You may need to segregate the two signals or turn off the 5 GHz frequency band (though this isn’t usually necessary).
Security cameras, baby monitors, garage door openers, and other tiny smart devices get frequently used in this manner. This usage is due to the lower cost of producing 2.4 GHz Wi-Fi chips.
Here’s How To Turn A 5 GHz Signal Into A 2.4 GHz Signal
1. Locate Your Universal IP Address
1. The first step is to get the IP address of your router. Type it into your browser and hit Enter when you’ve located it.
2. You can try 192.168.0.1 and 220.127.116.11 because those are the most prevalent addresses.
3. You may also look for it in your command prompt:
4. Press the Windows key + “R” on your keyboard, then type “cmd” into the search box.
5. Your command prompt will open when you press Enter.
6. Type “ipconfig” into the command prompt and press Enter.
7. The “Default Gateway” may be found under “Ethernet adapter” or “Wireless LAN adapter.”
8. The number on the right is the global IP address of your router.
9. To go to the login page, type it into your browser and press enter.
2. Go To Your Configuration Page And Log In.
1. Your login page will change depending on your provider and router.
2. Your username and password will also be different depending on your Internet provider.
3. “admin,” “user,” “password,” and similar terms are common suspicions.
4. Check the back-side of your router or the box it got bought in to minimize guessing. Your login and password will both be present.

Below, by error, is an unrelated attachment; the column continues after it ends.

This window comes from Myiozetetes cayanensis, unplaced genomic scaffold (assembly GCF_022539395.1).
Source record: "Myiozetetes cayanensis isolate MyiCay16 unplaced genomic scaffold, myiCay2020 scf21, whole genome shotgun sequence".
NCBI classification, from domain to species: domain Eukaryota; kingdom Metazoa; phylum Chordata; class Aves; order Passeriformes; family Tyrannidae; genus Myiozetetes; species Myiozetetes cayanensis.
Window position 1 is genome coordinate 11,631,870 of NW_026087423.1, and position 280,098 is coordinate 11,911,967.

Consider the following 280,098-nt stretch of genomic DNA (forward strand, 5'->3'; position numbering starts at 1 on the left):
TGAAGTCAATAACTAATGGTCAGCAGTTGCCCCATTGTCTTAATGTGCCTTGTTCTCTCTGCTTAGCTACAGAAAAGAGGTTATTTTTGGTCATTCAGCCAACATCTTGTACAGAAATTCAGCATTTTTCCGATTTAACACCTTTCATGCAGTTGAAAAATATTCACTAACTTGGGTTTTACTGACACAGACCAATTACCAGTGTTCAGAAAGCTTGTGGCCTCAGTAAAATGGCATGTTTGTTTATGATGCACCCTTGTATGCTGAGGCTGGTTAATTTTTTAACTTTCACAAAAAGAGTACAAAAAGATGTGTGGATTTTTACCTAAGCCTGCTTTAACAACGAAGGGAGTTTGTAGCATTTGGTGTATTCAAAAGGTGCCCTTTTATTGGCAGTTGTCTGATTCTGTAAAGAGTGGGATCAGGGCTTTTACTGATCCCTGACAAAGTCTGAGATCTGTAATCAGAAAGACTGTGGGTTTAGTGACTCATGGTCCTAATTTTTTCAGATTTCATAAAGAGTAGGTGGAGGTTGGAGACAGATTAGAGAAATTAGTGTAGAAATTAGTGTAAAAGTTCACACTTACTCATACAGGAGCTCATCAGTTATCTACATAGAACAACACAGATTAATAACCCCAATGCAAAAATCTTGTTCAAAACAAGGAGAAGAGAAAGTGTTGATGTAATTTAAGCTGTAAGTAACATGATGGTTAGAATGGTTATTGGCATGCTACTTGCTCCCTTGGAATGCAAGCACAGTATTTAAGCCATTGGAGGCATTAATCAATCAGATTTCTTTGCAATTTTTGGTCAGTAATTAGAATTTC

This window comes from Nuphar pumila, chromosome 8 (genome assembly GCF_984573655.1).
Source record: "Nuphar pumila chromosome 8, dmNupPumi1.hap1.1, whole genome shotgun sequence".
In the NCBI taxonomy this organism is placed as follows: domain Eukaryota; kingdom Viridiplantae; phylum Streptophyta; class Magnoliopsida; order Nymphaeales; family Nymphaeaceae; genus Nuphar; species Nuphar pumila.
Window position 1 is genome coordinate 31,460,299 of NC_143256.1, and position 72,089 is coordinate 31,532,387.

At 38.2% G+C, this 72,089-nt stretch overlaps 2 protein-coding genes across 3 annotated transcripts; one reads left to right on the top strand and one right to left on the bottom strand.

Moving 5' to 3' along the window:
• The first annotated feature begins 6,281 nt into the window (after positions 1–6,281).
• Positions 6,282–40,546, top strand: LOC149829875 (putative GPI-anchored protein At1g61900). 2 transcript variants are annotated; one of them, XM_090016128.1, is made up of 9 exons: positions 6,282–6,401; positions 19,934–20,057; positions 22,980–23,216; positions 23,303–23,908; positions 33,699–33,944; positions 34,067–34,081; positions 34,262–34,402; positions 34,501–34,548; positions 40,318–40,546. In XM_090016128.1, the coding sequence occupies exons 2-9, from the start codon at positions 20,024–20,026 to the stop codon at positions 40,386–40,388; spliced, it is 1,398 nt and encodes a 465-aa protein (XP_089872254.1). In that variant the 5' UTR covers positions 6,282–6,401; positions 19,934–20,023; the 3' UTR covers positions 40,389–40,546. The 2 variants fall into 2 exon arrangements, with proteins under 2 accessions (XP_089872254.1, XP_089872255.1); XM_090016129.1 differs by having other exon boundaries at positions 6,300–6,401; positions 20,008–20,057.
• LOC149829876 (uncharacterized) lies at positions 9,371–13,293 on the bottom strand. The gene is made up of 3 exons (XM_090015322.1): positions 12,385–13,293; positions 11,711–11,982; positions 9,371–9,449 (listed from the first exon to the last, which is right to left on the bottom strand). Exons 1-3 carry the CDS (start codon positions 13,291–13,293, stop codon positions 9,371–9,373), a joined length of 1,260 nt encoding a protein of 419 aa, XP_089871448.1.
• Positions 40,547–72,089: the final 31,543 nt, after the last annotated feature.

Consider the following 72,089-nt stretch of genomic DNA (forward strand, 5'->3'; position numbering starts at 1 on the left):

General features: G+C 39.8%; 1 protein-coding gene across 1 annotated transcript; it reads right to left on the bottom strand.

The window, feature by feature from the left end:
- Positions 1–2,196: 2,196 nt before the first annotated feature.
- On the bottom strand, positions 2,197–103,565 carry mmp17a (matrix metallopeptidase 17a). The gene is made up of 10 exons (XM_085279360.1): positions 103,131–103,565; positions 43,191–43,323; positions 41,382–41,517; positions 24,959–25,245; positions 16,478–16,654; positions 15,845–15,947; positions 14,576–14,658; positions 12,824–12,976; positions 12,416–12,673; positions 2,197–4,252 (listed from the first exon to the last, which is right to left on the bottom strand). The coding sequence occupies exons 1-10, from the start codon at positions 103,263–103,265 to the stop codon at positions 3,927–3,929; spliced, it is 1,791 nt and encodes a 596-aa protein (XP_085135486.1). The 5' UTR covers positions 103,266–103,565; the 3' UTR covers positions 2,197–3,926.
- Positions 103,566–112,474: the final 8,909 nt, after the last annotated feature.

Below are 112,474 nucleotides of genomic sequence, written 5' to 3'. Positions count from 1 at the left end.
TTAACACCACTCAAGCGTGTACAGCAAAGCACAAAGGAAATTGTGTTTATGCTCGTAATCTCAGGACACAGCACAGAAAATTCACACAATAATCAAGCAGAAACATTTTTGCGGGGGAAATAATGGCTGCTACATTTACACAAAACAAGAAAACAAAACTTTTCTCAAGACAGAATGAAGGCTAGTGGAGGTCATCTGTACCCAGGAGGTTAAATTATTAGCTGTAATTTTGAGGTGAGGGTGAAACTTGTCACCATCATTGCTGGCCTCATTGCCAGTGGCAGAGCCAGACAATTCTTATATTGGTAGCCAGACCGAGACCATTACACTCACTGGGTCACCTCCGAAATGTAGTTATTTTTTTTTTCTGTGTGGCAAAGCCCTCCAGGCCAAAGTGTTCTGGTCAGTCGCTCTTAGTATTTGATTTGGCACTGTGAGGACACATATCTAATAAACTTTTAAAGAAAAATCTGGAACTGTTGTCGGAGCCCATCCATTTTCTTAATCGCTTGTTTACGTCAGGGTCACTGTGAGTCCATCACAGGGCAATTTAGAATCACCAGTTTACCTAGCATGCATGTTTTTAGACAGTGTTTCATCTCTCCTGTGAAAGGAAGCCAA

5. That is if you haven’t previously changed your login and password.
3. Split Or Disable Your Signal
1. Once you’ve successfully signed into your setup page, you can update your Wi-Fi connection settings.
2. Your settings page’s interface will vary depending on your provider, but you’ll almost certainly see a tab or a clickable menu that says “Wireless” someplace.
3. Click on that tab to view your Wireless options, whatever it looks like for you.
4. Then, depending on your provider, you may split your Wi-Fi signal into 2.4 GHz and 5 GHz bands in various ways.
5. Various suppliers allow you to accomplish this in a variety of ways:
6. Within the “Wireless” category, there are different tabs for 2.4 GHz and 5 GHz signals. When asked if you want to sync with the 2.4 GHz signal, click the “5 GHz” option and choose “No.” Then change its SSID name, and the next time you try to connect to your Wi-Fi, you’ll see two different signals.